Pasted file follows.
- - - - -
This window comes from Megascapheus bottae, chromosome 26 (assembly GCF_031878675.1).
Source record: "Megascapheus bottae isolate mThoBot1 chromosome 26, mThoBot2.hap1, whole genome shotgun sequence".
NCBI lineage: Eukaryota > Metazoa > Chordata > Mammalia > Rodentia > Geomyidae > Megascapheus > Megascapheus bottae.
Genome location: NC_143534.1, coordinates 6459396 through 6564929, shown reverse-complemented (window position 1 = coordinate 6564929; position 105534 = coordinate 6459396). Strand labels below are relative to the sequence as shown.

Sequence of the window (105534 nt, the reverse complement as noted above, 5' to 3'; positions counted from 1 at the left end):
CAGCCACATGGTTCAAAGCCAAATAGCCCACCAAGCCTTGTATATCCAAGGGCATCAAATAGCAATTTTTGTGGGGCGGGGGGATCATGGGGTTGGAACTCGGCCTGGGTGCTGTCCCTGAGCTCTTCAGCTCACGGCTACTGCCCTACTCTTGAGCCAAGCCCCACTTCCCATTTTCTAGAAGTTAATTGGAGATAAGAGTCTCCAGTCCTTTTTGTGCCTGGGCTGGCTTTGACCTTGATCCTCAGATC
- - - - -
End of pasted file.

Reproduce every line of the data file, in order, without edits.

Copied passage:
This window comes from Megascapheus bottae, chromosome 26 (assembly GCF_031878675.1).
Source record: "Megascapheus bottae isolate mThoBot1 chromosome 26, mThoBot2.hap1, whole genome shotgun sequence".
NCBI lineage: Eukaryota > Metazoa > Chordata > Mammalia > Rodentia > Geomyidae > Megascapheus > Megascapheus bottae.
Genome location: NC_143534.1, coordinates 6459396 through 6564929, shown reverse-complemented (window position 1 = coordinate 6564929; position 105534 = coordinate 6459396). Strand labels below are relative to the sequence as shown.

Sequence of the window (105534 nt, the reverse complement as noted above, 5' to 3'; positions counted from 1 at the left end):
CAGCCACATGGTTCAAAGCCAAATAGCCCACCAAGCCTTGTATATCCAAGGGCATCAAATAGCAATTTTTGTGGGGCGGGGGGATCATGGGGTTGGAACTCGGCCTGGGTGCTGTCCCTGAGCTCTTCAGCTCACGGCTACTGCCCTACTCTTGAGCCAAGCCCCACTTCCCATTTTCTAGAAGTTAATTGGAGATAAGAGTCTCCAGTCCTTTTTGTGCCTGGGCTGGCTTTGACCTTGATCCTCAGATC